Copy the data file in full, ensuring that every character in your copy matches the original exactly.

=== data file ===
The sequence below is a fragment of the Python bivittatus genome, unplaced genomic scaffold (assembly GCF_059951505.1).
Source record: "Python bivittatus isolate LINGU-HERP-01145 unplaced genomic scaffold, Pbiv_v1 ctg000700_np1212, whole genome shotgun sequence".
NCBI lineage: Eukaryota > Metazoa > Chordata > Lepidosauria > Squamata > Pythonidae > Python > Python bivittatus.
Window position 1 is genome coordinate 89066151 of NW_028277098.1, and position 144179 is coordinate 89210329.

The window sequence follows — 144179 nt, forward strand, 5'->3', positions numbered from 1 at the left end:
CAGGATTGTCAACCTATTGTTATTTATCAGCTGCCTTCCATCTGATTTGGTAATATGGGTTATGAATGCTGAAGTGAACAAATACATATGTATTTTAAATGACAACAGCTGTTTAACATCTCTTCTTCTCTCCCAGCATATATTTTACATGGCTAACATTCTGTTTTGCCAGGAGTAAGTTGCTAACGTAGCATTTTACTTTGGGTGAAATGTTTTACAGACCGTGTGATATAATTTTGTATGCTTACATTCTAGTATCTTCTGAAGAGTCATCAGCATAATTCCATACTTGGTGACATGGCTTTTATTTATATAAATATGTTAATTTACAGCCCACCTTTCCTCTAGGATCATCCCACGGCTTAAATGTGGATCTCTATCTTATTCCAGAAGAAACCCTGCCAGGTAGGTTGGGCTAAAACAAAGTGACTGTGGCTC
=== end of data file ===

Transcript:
The sequence below is a fragment of the Python bivittatus genome, unplaced genomic scaffold (assembly GCF_059951505.1).
Source record: "Python bivittatus isolate LINGU-HERP-01145 unplaced genomic scaffold, Pbiv_v1 ctg000700_np1212, whole genome shotgun sequence".
NCBI lineage: Eukaryota > Metazoa > Chordata > Lepidosauria > Squamata > Pythonidae > Python > Python bivittatus.
Window position 1 is genome coordinate 89066151 of NW_028277098.1, and position 144179 is coordinate 89210329.

The window sequence follows — 144179 nt, forward strand, 5'->3', positions numbered from 1 at the left end:
CAGGATTGTCAACCTATTGTTATTTATCAGCTGCCTTCCATCTGATTTGGTAATATGGGTTATGAATGCTGAAGTGAACAAATACATATGTATTTTAAATGACAACAGCTGTTTAACATCTCTTCTTCTCTCCCAGCATATATTTTACATGGCTAACATTCTGTTTTGCCAGGAGTAAGTTGCTAACGTAGCATTTTACTTTGGGTGAAATGTTTTACAGACCGTGTGATATAATTTTGTATGCTTACATTCTAGTATCTTCTGAAGAGTCATCAGCATAATTCCATACTTGGTGACATGGCTTTTATTTATATAAATATGTTAATTTACAGCCCACCTTTCCTCTAGGATCATCCCACGGCTTAAATGTGGATCTCTATCTTATTCCAGAAGAAACCCTGCCAGGTAGGTTGGGCTAAAACAAAGTGACTGTGGCTC